Buffalo & Montreal: A Tale of Two Starts
Right now, the weirdness of the early days of the 2021-22 NHL season can probably best be exemplified by the Atlantic Division standings. That’s where you’ll find the “annoying” Buffalo Sabres, winners of only 15 games last season, sitting at 2-0 and 2021 Stanley Cup finalist Montreal Canadiens at 0-3.
No one’s arguing that there’s any permanence to these early trends, but it’s still fun to look at the sport through the lens of what is a pretty small sample size. Even by small sample size standards, consecutive wins from a team that notched back-to-back victories just three times last year is pretty strange. So, how did we get here? Let’s compare and contrast what the Sabres and Habs are doing right and wrong, respectively:
Both teams have All-Star difference-makers out of their lineups for various reasons. While Montreal is hurting on the ice without Shea Weber and Carey Price (even as fans fully support his absence), the Sabres are thriving in spite of the toxicity surrounding their former captain, Jack Eichel.
The two teams already squared off in Buffalo’s home opener last Thursday, with the Sabres crushing the Habs 5-1. Included in the rout were three power-play goals scored by the hosts, as Buffalo’s Craig Anderson shone in net, while Montreal’s young netminder Sam Montembeault struggled.
Strength of Schedule
Okay, so losing to the Sabres was bad, but at least narrow defeats at the hands of the Toronto Maple Leafs and New York Rangers are a little more understandable for Montreal. As for the Sabres, their only other game was a 2-1 shootout victory over the Arizona Coyotes, who were fresh off an 8-2 drubbing by Columbus.
One area that suggests these early starts might be indicative of what’s ahead is what they’ve said about each team’s identity. The Eichel-less Sabres, forging a new identity, have defined themselves as being energetic and tough to play against. Meanwhile, the Habs have seen the departures of Philip Danault and Corey Perry, plus the absences of Weber and Price, eat into that same “tough to play against” aura. Speaking of identity…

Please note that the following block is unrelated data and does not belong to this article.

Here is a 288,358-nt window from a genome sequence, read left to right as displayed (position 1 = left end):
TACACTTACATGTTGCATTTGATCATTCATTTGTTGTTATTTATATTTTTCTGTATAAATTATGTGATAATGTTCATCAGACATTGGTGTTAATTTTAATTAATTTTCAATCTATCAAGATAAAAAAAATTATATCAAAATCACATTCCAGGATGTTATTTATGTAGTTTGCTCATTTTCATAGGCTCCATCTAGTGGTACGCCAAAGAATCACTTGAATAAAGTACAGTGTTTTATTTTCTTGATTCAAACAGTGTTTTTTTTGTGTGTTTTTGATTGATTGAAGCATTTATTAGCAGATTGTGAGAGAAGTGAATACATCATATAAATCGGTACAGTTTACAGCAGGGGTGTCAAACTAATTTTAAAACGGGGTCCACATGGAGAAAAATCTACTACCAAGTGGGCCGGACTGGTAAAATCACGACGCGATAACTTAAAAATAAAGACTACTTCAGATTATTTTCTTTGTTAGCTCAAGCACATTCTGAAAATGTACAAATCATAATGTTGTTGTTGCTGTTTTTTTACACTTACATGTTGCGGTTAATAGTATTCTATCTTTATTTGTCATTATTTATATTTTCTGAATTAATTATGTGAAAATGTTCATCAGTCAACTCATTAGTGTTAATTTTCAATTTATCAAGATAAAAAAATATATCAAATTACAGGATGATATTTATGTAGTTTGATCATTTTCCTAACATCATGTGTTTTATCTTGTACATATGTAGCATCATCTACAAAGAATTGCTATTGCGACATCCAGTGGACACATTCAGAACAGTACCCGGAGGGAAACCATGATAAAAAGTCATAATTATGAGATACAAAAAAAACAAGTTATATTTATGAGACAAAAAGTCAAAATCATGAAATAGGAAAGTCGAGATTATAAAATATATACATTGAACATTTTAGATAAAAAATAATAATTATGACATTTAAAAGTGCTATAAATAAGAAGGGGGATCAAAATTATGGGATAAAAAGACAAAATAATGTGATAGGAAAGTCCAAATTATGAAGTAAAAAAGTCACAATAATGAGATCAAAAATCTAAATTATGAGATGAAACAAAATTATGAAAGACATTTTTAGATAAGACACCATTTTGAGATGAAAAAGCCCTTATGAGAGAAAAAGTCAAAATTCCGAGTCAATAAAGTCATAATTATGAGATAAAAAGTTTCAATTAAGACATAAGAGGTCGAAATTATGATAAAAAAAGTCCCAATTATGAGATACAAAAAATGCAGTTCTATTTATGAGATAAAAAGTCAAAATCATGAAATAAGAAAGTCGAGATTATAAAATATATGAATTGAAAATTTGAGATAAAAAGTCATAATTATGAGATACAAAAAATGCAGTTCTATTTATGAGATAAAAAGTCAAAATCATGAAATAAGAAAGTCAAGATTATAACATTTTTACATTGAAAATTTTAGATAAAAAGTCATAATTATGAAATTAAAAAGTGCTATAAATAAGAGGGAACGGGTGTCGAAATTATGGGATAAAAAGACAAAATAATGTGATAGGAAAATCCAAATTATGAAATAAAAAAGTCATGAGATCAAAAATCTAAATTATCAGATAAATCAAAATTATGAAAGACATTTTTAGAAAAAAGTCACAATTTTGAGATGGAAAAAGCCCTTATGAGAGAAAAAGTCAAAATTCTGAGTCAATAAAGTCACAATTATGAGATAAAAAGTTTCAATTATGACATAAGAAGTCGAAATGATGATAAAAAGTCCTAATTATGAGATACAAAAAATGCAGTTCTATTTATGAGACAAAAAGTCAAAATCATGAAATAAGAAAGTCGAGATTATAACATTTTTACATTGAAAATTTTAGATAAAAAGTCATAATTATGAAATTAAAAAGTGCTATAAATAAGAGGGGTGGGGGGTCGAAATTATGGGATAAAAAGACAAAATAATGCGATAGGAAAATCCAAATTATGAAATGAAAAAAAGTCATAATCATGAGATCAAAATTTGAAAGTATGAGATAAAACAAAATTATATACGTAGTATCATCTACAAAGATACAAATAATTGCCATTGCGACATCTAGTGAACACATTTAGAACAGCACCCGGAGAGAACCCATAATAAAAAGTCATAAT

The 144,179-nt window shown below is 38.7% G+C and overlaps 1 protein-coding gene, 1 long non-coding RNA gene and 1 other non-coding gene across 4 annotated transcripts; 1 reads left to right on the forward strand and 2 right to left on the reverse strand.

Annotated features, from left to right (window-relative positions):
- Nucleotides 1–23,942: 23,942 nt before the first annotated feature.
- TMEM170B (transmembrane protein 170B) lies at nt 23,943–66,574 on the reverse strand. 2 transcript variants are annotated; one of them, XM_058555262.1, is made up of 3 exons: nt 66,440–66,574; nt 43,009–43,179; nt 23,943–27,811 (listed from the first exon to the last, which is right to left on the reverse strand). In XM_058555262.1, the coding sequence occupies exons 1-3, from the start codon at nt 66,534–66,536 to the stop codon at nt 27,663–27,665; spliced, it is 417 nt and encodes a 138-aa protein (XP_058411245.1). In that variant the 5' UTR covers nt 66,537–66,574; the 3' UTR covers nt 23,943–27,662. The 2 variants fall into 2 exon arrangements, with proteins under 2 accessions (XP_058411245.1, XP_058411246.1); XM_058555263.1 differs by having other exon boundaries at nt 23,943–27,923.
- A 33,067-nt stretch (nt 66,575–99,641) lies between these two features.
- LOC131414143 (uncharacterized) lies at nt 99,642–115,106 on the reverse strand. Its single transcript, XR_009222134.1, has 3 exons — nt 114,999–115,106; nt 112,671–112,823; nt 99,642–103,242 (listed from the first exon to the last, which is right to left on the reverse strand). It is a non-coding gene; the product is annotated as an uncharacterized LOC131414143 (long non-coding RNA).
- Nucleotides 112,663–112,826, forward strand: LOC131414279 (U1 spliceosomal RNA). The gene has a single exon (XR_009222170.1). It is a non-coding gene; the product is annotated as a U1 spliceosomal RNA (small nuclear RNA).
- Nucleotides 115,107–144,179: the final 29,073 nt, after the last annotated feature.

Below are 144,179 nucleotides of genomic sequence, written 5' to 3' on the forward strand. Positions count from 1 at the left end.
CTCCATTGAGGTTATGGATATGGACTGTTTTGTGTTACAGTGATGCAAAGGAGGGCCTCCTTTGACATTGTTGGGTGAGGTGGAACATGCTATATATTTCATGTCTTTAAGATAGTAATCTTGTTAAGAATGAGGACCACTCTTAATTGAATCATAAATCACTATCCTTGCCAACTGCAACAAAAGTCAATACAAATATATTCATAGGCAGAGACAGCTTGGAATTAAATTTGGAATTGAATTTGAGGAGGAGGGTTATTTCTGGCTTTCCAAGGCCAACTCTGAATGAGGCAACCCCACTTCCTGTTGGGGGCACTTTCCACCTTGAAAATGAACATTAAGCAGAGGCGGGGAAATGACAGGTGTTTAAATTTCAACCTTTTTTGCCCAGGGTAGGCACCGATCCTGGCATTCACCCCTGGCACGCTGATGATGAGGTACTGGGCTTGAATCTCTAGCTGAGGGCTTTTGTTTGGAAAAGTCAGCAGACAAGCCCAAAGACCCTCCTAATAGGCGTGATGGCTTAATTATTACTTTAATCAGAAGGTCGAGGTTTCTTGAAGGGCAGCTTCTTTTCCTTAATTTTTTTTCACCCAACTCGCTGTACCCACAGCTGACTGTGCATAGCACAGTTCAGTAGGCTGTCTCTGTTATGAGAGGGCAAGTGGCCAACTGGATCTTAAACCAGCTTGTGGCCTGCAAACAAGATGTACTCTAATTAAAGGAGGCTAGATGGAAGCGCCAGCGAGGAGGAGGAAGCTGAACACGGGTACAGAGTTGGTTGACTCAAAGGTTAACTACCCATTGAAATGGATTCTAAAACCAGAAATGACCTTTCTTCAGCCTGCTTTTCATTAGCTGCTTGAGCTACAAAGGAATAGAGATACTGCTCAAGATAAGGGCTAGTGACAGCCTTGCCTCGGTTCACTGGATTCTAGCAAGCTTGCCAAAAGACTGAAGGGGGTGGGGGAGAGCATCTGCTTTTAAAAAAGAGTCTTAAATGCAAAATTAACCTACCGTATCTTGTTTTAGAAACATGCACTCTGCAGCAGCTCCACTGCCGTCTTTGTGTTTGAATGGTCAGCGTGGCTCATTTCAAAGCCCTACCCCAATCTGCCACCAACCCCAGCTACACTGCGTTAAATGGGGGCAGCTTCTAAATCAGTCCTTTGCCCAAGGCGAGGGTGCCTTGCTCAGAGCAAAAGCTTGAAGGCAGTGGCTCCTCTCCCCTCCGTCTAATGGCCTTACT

After many expected this to be a tire fire of a season, the Buffalo Sabres have started their campaign with back-to-back wins. Dealing with the Jack Eichel saga is not clouding the players’ heads on this team, and it shows with their play on the ice, as there is a now team-first identity with the Sabres getting contributions from all forward lines and defensive pairings.
The following three people embody what it means to be a Sabre in this current era. That means surpassing the low expectations placed on you and thriving when given ample opportunities to succeed.
After being named the interim head coach midway through last season, the Sabres became a more exciting team to watch under Granato. They may not have won many games, but they were tougher to play against for the opposition and that is because of the systems that Granato deployed. He let his defensemen activate into the rush, was versatile in his decision-making, and was quick to change something that didn’t work.
There have never been doubts about Dahlin’s skill set, but there are questions about whether he can live up to his potential. He put up 11 points in 26 games under Granato last season, which doesn’t seem that impressive, but he was driving the play and creating more chances during the games. This will be the season to see if Dahlin can cement himself as one of the best defensemen in the game.
Disappointment can be used to describe Mittelstadt’s career up to last season, but he has since completely changed the narrative surrounding his play. He produced 17 points in the Sabres’ final 22 games of last season, and he is getting a chance to play in a first-line role to start the year. Mittelstadt has bought into Buffalo’s new identity and is playing a more simple game, while also displaying his high-end skill in the process.
- Today’s newsletter was edited by Kyle Knopp, with contributions by Ben Fisher, Kristy Flannery, and Jordan Jacklin.